Sunday, April 27, 2014

Fuel have spectacular digs for fall opening

The Indy Fuel hosted their select-a-seat event for season ticketholders, as well as a public open house to show off the newly-renovated Fairgrounds Coliseum this afternoon.

The folks who came saw a spectacular venue.

We knew from the renderings two years ago that it wouldn't be your father's Coliseum -- the old, homey, comfortable barn with one level of low-slung seats, one cozy concourse and lots of high, brown walls.

But ... wow.

The Fairgrounds Coliseum seating bowl as seen from rink level.

In 1999, I walked into what was then known as Conseco Fieldhouse for its first Pacers game and said "I can't believe we have a facility this nice in our city." I had the same feeling again today upon entering the new Coliseum. It's a spectacular, modern arena in the shell of the old one.

There are some vestiges of the old rink -- the rough shape of the old seating bowl remains with the high concrete outer wall that surrounds a horse ring, the Zamboni entrance is in the same spot, and the outside walls & windows are all still intact.

In-between all of that, a beautiful rink has been built in. Each deck has its own concourse -- so the approximately 6,200 fans will be distributed across two walkways instead of one (the lower deck concourse goes all the way around. The upper deck end zone seats are served the lower concourse, the seats on the sides by an upper walkway). The concourses are open on the sides, much like Victory Field, to allow fans to view the action as they make their way to/from the restrooms (which are behind each goal) and concession facilities (which are ample). Lots of handicapped seating areas at the top of each level, radio and coaches' booths at the top of the rink, with a press box in the top corner across from the benches.

The concourse entryway to end zone seats.

There isn't a bad seat in the house, with a fan in the upper deck virtually able to carry on a conversation with someone at ice level. The pitch of the seats -- long a problem with the old Coliseum -- is significantly steeper, allowing for better sightlines and keeping fans close to the action.

Up to fourteen rows of seats are in the lower deck, between four and eight rows in the upper deck, allowing for fans to be very close to the action. It's a sparkling venue with comfortable seats (both the padded temporary folding chairs and the gray permanent seats) and plenty of legroom. Needless to say, it will be a great place to watch a game. I walked up to the last row of the upper-deck corner seats with my seven-year-old son, and he immediately said "these are GREAT seats." There are also two sections of temporary seats behind the glass.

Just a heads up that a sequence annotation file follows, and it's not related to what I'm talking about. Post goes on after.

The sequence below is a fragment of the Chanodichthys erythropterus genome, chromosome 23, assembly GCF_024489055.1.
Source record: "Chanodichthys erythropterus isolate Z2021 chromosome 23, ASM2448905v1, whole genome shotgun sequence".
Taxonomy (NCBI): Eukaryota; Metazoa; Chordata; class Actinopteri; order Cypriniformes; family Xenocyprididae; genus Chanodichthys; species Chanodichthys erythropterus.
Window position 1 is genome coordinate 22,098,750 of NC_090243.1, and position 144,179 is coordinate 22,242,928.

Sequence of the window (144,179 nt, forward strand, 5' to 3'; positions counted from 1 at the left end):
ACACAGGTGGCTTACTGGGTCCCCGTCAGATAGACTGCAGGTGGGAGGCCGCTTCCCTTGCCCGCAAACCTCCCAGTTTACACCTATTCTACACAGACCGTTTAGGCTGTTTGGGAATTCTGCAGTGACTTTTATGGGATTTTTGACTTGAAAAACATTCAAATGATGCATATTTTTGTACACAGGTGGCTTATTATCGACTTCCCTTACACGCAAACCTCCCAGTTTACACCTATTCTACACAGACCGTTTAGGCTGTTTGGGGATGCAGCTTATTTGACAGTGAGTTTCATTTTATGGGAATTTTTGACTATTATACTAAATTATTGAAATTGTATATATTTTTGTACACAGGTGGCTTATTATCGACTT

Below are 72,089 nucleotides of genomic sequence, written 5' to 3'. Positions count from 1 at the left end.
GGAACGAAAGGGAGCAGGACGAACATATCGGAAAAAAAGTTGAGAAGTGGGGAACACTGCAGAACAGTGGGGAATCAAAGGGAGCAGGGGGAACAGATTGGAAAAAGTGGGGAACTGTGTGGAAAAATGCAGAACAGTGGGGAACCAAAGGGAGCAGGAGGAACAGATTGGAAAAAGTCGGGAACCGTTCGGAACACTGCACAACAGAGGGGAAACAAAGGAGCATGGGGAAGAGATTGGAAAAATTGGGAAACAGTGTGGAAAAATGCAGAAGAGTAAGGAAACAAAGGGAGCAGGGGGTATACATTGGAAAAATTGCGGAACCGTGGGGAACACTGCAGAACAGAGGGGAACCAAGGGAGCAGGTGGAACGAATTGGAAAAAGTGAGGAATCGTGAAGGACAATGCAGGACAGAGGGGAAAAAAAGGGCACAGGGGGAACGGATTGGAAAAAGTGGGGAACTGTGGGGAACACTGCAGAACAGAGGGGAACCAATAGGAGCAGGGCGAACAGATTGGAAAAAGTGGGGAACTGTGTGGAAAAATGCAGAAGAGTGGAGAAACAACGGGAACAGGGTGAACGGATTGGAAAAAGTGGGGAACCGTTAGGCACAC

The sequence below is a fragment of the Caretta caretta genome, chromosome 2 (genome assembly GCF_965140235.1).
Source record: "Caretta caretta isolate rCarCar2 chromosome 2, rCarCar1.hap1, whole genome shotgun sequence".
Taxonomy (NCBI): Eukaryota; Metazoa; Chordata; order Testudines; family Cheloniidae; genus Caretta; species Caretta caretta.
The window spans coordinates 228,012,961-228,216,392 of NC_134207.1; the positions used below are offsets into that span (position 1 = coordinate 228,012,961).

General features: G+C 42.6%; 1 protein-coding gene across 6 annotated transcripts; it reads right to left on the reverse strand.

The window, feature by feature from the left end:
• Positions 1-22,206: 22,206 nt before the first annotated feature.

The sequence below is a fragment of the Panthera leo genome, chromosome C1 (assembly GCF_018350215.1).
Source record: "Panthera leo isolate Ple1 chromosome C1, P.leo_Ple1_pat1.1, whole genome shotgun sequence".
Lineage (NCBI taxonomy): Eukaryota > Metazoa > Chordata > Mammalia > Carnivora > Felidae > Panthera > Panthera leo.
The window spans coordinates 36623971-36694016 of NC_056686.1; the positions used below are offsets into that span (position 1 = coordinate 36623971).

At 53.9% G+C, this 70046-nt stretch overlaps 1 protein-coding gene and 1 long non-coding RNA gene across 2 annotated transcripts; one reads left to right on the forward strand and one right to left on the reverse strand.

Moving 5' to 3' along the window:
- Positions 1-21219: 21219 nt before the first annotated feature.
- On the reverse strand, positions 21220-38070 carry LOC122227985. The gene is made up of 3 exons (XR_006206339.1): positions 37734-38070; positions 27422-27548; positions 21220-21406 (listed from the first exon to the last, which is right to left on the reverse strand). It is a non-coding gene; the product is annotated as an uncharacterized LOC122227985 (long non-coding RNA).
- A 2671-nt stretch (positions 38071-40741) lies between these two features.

The old ticket area/entryway has been replaced with an open entry pavilion with stairs to the seating bowl/concourse level, an Indy Fuel gift shop, and ticket windows.

With the brown paint removed from the windows, light streams in from behind and above the seating bowl, creating a very bright rink. The four-sided scoreboard has video capability at center ice, and ribbon boards will also allow for more "totem" for advertisers, but more importantly, an ability to convey game information. The rafters will be hard to recognize, as acoustical bunting have covered up much of the roof and the steel beams, helping transform the acoustics of the building with a first-rate sound system.

Among some of the other cool touches: a section of old wooden seats which hearken back to the original 1939 Coliseum. That section is in the lower deck corner of the end the Fuel will shoot twice, a practice rink that is connected to the main rink. Also in the entry pavilion are two sets of original wooden Coliseum seats, in the old green paint, from 1939. No stone has been unturned -- photographer wells are cut out of the seating bowl in the corner, another is in-between the benches, there is plenty of room at ice level for workers to do their jobs, but also a production room next to the press area to run the scoreboard graphics.

There are six locker rooms in the facility -- one for the Fuel (which is in the location of the old Skate Shop), one for IUPUI basketball (which will also call the Coliseum home), and four auxiliary locker rooms that connect to the adjacent youth/practice rink just south of the Coliseum.

A panoramic view of the Coliseum taken from the upper deck.
Needless to say, it'll be a very good experience for fans, players and game workers. The Fuel will compete in the ECHL beginning in fall 2014 -- the season is likely to begin in mid-October. They will play a 72-game regular season schedule, with 36 home games. There will be plenty of nearby rivals -- the ECHL also has teams in Cincinnati, Evansville, Fort Wayne and Toledo.

As we get closer to the season, we will take a deeper look into the ECHL, the Fuel, the potential players who might be coming from the Chicago Blackhawks (and free agents), and get ready for the 2014-15 season here at the Indy Hockey Blog!

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